(August 2 to 17, 2023) The main tourism hub in French Polynesia is the Society Island Group. It includes Tahiti, Bora Bora, Moorea, Huahine, Raiatea, Tahaa, Maupiti, and other small western islands of Tahiti. It is also called Leewards Islands. These islands are easily accessible by ferry service which is fast, convenient, frequent, and punctual. Visiting some of these islands, I finally understand why French Polynesia is one of the dream destinations in the world. The weather is beautiful, the ocean water is a clear turquoise blue, corals are vivid, and tropical fish are colorful and friendly.
All islands in the Society Archipelago are in a Lagoon (lake). Reefs and Motus (small islands) make up the perimeter of the lake. We followed the chart to enter the lagoon. Then, magic happens in the calm water with a view of mountainous islands and snorkeling opportunities everywhere.
Our overnight sail from Tahiti to Huahine island was soothing with a downwind pole setup. Huahine is called the “Woman’s Island” because the shape of mountains looks like a pregnant woman laying down.
When visiting a new place, I always worry about finding a place to stay (anchoring or mooring). We feel that suitable anchoring space and the number of mooring buoys are limited for the number of sailing boats. I sometimes wonder if this is because of post-COVID era.
At Huahine Island, the anchorage looked crowded but we managed to find a space to drop our anchor. As we organized ourselves for a new place, a cruising family came over and greeted us. They were Japanese French. They also informed us that one mooring buoy was available because a boat just left. We thanked them and mentioned, “We prefer anchoring to mooring because we trust our anchor more than a mooring ball.”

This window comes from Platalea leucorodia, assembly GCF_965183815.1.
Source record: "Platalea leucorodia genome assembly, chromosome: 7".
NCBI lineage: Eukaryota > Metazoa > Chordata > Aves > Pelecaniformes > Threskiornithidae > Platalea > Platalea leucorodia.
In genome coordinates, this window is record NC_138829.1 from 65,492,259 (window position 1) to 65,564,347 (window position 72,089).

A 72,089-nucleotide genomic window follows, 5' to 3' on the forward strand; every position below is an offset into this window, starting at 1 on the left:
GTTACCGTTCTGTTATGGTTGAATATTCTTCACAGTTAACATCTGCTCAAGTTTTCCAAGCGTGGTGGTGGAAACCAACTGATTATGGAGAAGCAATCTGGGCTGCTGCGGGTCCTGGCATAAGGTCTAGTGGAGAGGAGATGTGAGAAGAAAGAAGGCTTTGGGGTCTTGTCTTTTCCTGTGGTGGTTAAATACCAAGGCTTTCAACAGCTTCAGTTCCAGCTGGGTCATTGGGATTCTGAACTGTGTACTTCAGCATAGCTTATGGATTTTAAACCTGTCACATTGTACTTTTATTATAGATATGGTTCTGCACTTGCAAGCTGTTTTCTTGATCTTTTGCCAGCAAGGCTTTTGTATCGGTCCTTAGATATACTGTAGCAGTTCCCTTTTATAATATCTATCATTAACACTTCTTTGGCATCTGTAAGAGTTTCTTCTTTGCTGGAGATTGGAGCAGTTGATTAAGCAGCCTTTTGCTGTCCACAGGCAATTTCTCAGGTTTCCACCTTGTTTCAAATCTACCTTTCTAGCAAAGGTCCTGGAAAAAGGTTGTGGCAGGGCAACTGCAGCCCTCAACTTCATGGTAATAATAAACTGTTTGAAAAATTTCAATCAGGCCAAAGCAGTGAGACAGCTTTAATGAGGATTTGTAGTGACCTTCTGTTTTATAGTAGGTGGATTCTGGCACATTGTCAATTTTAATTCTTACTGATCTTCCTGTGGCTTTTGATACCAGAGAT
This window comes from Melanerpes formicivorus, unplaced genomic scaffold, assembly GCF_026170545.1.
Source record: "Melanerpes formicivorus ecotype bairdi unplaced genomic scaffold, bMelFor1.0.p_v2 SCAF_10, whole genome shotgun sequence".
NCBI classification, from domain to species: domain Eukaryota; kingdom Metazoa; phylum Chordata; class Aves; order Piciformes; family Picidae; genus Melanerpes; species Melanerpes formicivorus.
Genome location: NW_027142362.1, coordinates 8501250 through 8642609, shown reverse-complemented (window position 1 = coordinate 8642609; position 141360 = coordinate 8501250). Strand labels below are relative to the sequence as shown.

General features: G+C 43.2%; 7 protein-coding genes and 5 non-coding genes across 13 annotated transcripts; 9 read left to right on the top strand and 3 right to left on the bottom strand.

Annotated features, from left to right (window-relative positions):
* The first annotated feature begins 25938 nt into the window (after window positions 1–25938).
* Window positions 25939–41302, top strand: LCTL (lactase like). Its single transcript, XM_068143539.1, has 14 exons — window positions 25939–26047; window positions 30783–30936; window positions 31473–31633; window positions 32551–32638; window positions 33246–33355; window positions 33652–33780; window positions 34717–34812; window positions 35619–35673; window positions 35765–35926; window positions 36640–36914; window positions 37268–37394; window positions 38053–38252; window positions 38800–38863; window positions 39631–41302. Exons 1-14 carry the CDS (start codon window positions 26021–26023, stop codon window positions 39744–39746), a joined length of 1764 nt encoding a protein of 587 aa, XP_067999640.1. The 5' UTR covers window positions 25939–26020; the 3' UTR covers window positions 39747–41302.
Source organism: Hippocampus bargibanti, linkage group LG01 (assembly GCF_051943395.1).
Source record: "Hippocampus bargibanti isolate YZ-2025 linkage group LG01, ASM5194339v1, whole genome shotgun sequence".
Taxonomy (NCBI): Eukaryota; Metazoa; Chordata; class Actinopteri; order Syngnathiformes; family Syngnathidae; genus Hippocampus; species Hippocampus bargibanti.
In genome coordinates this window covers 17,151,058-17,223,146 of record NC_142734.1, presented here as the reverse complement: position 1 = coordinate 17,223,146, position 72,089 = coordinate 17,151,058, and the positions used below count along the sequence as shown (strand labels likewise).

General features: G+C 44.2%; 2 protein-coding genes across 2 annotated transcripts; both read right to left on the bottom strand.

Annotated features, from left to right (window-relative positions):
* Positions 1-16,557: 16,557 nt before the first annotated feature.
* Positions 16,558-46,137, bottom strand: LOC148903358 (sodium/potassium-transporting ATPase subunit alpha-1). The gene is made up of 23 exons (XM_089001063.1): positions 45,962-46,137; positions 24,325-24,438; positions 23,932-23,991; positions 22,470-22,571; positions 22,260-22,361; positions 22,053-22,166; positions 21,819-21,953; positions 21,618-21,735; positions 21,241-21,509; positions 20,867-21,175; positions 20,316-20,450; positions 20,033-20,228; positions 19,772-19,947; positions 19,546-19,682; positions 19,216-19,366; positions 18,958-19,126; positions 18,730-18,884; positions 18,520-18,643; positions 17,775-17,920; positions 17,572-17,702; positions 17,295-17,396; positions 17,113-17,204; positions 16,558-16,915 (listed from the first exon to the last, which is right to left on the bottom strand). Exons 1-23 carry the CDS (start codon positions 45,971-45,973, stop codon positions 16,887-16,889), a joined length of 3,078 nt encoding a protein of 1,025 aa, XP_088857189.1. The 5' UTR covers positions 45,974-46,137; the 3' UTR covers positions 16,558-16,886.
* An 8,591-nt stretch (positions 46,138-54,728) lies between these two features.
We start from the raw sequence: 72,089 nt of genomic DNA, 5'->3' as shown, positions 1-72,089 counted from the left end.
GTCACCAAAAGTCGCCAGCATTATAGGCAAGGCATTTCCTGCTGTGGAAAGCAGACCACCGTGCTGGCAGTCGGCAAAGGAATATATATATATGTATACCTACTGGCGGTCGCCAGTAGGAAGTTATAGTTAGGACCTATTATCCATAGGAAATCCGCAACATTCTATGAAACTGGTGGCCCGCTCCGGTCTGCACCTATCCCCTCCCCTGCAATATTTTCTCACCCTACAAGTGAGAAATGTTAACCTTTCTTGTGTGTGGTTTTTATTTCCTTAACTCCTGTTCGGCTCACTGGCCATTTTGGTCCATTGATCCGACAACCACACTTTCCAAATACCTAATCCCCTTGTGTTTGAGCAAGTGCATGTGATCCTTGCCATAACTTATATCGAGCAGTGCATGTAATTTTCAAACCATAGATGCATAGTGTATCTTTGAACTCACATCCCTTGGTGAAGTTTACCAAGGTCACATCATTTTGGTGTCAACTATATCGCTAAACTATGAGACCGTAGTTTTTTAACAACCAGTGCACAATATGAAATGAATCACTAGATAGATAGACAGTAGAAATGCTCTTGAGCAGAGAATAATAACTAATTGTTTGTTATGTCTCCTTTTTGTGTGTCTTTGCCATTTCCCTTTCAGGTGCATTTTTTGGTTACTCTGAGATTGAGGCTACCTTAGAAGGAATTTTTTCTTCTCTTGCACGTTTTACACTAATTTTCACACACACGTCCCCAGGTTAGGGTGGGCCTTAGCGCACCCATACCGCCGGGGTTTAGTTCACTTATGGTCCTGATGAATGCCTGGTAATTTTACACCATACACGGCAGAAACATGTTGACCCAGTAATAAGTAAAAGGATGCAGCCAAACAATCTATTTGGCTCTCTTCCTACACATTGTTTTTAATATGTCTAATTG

Watching the sunset never gets tiring. The winds calmed. Somehow, each boat (monohulls and catamarans) moved in its own direction, sometimes getting too close to other boats. We decided to take the mooring buoy after dark. I snorkeled the next day to check the condition of the mooring buoy. It was in good condition. We met the Japanese family again and thanked them. They said, they didn’t understand why we didn’t take it earlier and waited until dark. LOL
The next day, I went to the town hall to pay the garbage tax as described in the “Cruiser’s Guide Book”. I talked to many people in the city hall but nobody seems to know about it. Finally, one worker told me “Don’t worry and be happy” in English.
Our 90 day stay visa ends at the end of August. It is time to move on. We sailed to the next island “Tahaa”. Here, you anchor and snorkel around your boat, finding colorful fish. Until this time, I hesitated to snorkel/dive because I usually get bites from the tropical ocean and feel itchy for days afterward. I didn’t have this problem here and snorkeled whenever I wanted. There is a place called “Coral Gardens” west of Tahaa Island. The suitable anchorage is tight but we managed to find a good spot. The corals are in knee-deep water in Coral Gardens. I stood up or sat on sands, put my head (with goggles) in the water and took amazing fish pictures. The fish came towards me and posed on my camera.
Both Tahaa and Raiatea island are within one lagoon. It says “Raiatea Island is the sailing hub in French Polynesia”. Many charter boats depart from Raiatea. Most charter boats are catamarans. It is a half day sailing distance from Raiatea to Bora Bora. Also, these islands are accessible by ferry. One time, I saw the speed of the ferry was 37 knots per hour on our AIS. It takes one hour to travel by ferry from Tahaa to Bora Bora Island and 7 hours from Tahiti to Bora Bora stopping at Huahine, Raiatea, and Tahaa islands. (Ferry Information on Apetahi Express can be viewed at https://apetahiexpress.pf/)